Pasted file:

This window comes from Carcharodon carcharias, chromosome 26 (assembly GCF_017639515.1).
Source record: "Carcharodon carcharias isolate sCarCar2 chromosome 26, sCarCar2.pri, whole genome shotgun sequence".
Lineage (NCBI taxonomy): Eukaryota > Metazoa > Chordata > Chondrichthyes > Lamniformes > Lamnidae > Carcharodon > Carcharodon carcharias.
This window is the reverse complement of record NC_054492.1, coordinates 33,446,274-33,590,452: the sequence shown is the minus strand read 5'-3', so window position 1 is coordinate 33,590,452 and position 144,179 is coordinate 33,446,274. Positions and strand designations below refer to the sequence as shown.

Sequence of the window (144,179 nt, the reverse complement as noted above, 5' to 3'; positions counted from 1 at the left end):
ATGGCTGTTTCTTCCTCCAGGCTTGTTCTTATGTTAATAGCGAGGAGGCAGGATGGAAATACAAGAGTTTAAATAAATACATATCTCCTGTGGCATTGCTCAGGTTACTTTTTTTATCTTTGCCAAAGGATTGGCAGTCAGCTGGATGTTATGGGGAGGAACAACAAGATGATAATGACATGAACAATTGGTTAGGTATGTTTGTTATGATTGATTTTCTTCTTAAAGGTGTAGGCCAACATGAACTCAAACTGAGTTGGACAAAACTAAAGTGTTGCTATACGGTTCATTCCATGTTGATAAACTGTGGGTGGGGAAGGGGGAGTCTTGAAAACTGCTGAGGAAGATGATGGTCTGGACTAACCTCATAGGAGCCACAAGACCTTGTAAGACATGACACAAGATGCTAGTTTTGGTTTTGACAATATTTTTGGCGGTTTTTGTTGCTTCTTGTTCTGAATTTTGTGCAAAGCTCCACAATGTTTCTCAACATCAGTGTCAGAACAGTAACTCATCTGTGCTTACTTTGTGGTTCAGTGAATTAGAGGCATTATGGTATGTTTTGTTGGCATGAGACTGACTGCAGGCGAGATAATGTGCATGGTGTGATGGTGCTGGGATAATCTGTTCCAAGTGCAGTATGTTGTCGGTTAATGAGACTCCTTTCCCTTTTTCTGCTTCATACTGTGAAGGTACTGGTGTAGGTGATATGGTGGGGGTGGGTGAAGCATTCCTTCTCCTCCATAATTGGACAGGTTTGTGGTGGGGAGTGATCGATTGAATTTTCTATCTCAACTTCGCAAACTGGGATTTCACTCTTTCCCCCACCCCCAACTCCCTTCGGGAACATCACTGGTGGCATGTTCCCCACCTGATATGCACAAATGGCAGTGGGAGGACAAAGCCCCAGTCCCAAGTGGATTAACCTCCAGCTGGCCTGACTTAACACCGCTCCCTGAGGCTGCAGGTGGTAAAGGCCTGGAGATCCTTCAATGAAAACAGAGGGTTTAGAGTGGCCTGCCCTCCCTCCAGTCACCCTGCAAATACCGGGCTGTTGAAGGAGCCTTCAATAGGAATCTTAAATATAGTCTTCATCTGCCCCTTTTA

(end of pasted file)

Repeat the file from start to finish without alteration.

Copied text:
This window comes from Carcharodon carcharias, chromosome 26 (assembly GCF_017639515.1).
Source record: "Carcharodon carcharias isolate sCarCar2 chromosome 26, sCarCar2.pri, whole genome shotgun sequence".
Lineage (NCBI taxonomy): Eukaryota > Metazoa > Chordata > Chondrichthyes > Lamniformes > Lamnidae > Carcharodon > Carcharodon carcharias.
This window is the reverse complement of record NC_054492.1, coordinates 33,446,274-33,590,452: the sequence shown is the minus strand read 5'-3', so window position 1 is coordinate 33,590,452 and position 144,179 is coordinate 33,446,274. Positions and strand designations below refer to the sequence as shown.

Sequence of the window (144,179 nt, the reverse complement as noted above, 5' to 3'; positions counted from 1 at the left end):
ATGGCTGTTTCTTCCTCCAGGCTTGTTCTTATGTTAATAGCGAGGAGGCAGGATGGAAATACAAGAGTTTAAATAAATACATATCTCCTGTGGCATTGCTCAGGTTACTTTTTTTATCTTTGCCAAAGGATTGGCAGTCAGCTGGATGTTATGGGGAGGAACAACAAGATGATAATGACATGAACAATTGGTTAGGTATGTTTGTTATGATTGATTTTCTTCTTAAAGGTGTAGGCCAACATGAACTCAAACTGAGTTGGACAAAACTAAAGTGTTGCTATACGGTTCATTCCATGTTGATAAACTGTGGGTGGGGAAGGGGGAGTCTTGAAAACTGCTGAGGAAGATGATGGTCTGGACTAACCTCATAGGAGCCACAAGACCTTGTAAGACATGACACAAGATGCTAGTTTTGGTTTTGACAATATTTTTGGCGGTTTTTGTTGCTTCTTGTTCTGAATTTTGTGCAAAGCTCCACAATGTTTCTCAACATCAGTGTCAGAACAGTAACTCATCTGTGCTTACTTTGTGGTTCAGTGAATTAGAGGCATTATGGTATGTTTTGTTGGCATGAGACTGACTGCAGGCGAGATAATGTGCATGGTGTGATGGTGCTGGGATAATCTGTTCCAAGTGCAGTATGTTGTCGGTTAATGAGACTCCTTTCCCTTTTTCTGCTTCATACTGTGAAGGTACTGGTGTAGGTGATATGGTGGGGGTGGGTGAAGCATTCCTTCTCCTCCATAATTGGACAGGTTTGTGGTGGGGAGTGATCGATTGAATTTTCTATCTCAACTTCGCAAACTGGGATTTCACTCTTTCCCCCACCCCCAACTCCCTTCGGGAACATCACTGGTGGCATGTTCCCCACCTGATATGCACAAATGGCAGTGGGAGGACAAAGCCCCAGTCCCAAGTGGATTAACCTCCAGCTGGCCTGACTTAACACCGCTCCCTGAGGCTGCAGGTGGTAAAGGCCTGGAGATCCTTCAATGAAAACAGAGGGTTTAGAGTGGCCTGCCCTCCCTCCAGTCACCCTGCAAATACCGGGCTGTTGAAGGAGCCTTCAATAGGAATCTTAAATATAGTCTTCATCTGCCCCTTTTA